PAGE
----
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Tag Archives: Education

The Search for an HIV Vaccine: Why does it take so long?

This presentation was given as part of a community education event organised by AVAC, NAM and AHPN following a proposal by Bisi Alimi. The event introduced vaccines, current state of the research and the difficulties to develop an efficient HIV vaccine. The purpose of the presentation below was to go beyond the science and put vaccine development in the broader context of product manufacturing and legal and regulatory frameworks.

Clinical Research and Communities – Conflicting Needs?

The conduct of clinical research often conflicts with community life even if it is done for the benefit of the public. This can be explained by differences in perception, understanding and respective knowledge of each other’s interests and needs. This slide was designed to support discussions around the issues raised by the need to conduct clinical research in communities which often struggle to undertsand the research and how they can impact on what is being done. It can also be used by communities who want to engage with researchers to facilitate the conduct of mutually beneficial clinical research.

ARV for HIV prevention, an overview

Despite the interesting results of an HIV vaccine trial in Thailand (RV144), HIV prevention is still limited to a small number of options many of which are not bullet-proof. Biomedical interventions based on vaccines and microbicides are still a long shot away. Conversely, treatment is working well in bringing HIV-infected people back to a normal life and potentially reducing the risk of HIV transmission by reducing their viral load. The use of antiretroviral drugs as a means to prevent HIV infection is controversial and a lot of background work will be required before embarking on massive “Test and Treat” campaigns.

PrEP, An Overview

Pre-exposure prophylaxis (PrEP) is an experimental HIV-prevention strategy that proposes using antiretrovirals (ARVs) to reduce the risk of HIV infection in healthy uninfected people at risk of acquiring the virus. PrEP is not proven to work and is currently being tested in HIV-negative people in several clinical trials across the world. It is a controversial strategy that raises many hopes but also many questions (Updated May 1, 2010).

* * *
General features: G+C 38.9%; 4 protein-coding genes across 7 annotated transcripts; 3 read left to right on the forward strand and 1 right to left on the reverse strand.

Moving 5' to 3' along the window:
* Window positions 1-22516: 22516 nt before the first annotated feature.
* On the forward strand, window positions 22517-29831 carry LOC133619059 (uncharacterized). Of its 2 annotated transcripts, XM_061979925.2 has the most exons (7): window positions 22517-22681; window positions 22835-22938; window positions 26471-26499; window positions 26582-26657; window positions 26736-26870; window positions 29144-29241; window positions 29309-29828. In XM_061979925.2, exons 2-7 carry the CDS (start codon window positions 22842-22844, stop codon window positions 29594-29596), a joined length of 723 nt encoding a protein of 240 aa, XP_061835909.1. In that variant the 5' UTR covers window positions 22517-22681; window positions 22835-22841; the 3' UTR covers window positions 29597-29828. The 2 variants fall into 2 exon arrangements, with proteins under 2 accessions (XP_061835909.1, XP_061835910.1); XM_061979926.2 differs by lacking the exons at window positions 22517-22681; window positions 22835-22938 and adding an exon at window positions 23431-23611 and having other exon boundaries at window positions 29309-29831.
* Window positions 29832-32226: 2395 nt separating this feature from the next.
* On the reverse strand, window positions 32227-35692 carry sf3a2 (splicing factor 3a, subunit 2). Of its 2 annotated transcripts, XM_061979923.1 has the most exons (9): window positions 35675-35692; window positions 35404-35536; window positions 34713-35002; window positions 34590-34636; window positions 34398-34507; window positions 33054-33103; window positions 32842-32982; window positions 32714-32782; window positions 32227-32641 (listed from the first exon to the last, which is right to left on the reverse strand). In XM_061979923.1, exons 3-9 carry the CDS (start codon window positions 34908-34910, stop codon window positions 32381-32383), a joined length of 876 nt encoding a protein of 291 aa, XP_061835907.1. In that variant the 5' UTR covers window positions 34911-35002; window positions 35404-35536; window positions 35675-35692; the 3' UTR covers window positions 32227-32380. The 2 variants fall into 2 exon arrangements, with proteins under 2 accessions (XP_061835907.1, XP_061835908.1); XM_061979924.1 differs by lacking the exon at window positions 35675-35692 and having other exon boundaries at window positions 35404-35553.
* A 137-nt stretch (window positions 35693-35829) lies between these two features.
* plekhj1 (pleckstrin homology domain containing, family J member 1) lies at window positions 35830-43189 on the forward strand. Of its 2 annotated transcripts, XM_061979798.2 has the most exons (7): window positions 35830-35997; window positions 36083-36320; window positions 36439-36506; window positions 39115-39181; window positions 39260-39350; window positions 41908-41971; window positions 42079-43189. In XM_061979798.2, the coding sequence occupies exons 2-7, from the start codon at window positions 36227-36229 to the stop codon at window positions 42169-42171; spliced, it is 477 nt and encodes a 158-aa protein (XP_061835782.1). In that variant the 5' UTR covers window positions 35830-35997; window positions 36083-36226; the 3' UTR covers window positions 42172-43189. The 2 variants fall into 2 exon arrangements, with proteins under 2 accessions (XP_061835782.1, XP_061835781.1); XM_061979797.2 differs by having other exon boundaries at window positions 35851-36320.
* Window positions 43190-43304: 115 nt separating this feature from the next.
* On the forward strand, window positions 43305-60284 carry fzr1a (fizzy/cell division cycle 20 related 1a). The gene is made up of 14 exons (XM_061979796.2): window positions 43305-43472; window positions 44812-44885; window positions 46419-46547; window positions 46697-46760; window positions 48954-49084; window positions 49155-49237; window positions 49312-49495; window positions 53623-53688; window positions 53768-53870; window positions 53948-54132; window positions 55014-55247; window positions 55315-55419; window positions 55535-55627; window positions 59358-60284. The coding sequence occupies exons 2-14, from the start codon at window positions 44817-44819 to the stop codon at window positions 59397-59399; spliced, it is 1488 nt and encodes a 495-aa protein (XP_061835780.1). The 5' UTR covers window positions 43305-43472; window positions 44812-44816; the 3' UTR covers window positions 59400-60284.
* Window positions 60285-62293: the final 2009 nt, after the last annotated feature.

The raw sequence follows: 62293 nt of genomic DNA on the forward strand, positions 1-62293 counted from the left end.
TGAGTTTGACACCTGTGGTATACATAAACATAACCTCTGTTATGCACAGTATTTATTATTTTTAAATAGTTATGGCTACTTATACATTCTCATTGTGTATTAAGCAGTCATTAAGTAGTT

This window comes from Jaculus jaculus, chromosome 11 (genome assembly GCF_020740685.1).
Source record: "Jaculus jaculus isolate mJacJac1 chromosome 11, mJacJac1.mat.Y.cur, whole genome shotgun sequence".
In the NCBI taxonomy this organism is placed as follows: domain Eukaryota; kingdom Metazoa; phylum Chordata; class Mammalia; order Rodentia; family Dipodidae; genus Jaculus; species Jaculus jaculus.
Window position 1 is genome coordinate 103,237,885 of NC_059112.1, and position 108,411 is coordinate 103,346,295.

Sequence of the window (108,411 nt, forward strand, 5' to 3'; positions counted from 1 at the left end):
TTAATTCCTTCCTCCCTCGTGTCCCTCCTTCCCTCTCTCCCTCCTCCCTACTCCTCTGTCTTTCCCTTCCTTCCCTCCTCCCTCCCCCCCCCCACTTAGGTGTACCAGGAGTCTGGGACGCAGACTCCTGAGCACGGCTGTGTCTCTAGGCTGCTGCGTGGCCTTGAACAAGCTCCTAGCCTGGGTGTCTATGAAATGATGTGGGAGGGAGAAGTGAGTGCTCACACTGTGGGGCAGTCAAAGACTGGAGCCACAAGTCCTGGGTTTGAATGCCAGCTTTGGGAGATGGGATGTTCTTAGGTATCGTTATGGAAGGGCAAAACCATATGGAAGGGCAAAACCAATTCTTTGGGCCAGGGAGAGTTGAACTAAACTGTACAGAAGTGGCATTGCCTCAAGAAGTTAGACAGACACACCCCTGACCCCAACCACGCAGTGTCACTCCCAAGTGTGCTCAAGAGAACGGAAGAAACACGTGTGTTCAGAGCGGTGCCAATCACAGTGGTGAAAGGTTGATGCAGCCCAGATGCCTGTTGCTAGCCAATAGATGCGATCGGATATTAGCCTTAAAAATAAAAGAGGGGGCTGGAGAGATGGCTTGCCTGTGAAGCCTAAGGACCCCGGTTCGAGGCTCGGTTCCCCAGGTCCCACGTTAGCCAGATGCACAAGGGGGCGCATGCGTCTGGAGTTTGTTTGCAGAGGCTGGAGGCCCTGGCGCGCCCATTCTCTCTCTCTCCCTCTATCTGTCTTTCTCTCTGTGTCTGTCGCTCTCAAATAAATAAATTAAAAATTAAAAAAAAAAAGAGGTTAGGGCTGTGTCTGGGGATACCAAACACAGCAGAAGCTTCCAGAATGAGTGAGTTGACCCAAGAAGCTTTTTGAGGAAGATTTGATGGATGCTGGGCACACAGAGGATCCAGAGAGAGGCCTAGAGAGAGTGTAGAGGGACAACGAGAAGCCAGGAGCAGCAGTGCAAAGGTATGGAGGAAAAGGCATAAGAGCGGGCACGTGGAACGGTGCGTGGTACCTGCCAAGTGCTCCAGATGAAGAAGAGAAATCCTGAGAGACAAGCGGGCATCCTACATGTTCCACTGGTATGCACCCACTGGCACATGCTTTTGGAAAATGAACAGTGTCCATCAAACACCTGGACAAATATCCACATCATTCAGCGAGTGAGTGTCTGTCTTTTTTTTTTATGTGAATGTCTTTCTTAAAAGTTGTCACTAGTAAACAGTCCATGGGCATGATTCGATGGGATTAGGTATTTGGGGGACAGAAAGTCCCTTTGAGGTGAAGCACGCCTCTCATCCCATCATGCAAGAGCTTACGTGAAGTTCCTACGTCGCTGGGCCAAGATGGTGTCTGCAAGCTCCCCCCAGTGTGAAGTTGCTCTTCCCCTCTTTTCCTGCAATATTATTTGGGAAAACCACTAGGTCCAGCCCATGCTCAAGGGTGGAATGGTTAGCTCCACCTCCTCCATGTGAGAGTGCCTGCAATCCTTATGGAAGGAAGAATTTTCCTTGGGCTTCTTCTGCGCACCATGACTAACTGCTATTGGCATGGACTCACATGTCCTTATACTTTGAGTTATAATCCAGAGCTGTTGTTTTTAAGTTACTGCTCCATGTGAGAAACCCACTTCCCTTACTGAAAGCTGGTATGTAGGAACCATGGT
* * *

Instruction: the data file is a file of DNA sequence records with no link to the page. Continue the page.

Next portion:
For further information check the PrEPWatch Website.

Barriers to condom use

Barriers to condom useTo use or not to use a condom for sexual intercourse is the result of a combination of several interacting factors. From the rational decision to choose not to use condoms to that of not being able to choose to use them, there is a broad range of possible accounts.

Addressing poor condom use therefore is not a question of simply promoting them but a question of knowing and understanding these numerous factors, their interactions and additive effects and ultimately understanding what leads people to do what they do or can do in their individual situation with their own perspectives, understanding, resources and options.

Biological Factors Affecting HIV Infection

Conditions Affecting HIV Transmission v2Several factors are important in determining if the HIV virus can be passed from an infected person to another one. These include biological and social factors which both relate to the exposed and the “infector” individuals.

This conceptual framework summarises only the biological factors that influence HIV transmission. When assessing the risk of infection, each should be considered in turn and as a whole.

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HIV Prevention, an Overview

HIV PreventionHIV prevention goes far beyond the simplistic ABC message that hijacks most of the media attention. This figure tries to illustrate the breadth and diversity of the field of HIV prevention (Click to enlarge). It would still need to be further expanded to really cover all the aspects of an ever growing field.

Challenges facing the UK Research Base

The academic year 2007 started with a “Time Bomb” uncovered by the Higher Education Policy Institute (HEPI): student in England are having it the easy way with an average of 26 hours a week spent studying compared to 30 in Ireland, 35 in France and 41 in Portugal. Variations are wide depending on the subject but with less than 15 hours of tuition a week, fears and concerns are raised that Higher Education is going down the drain and will have serious academic consequences for the future of Science in the UK. Read more »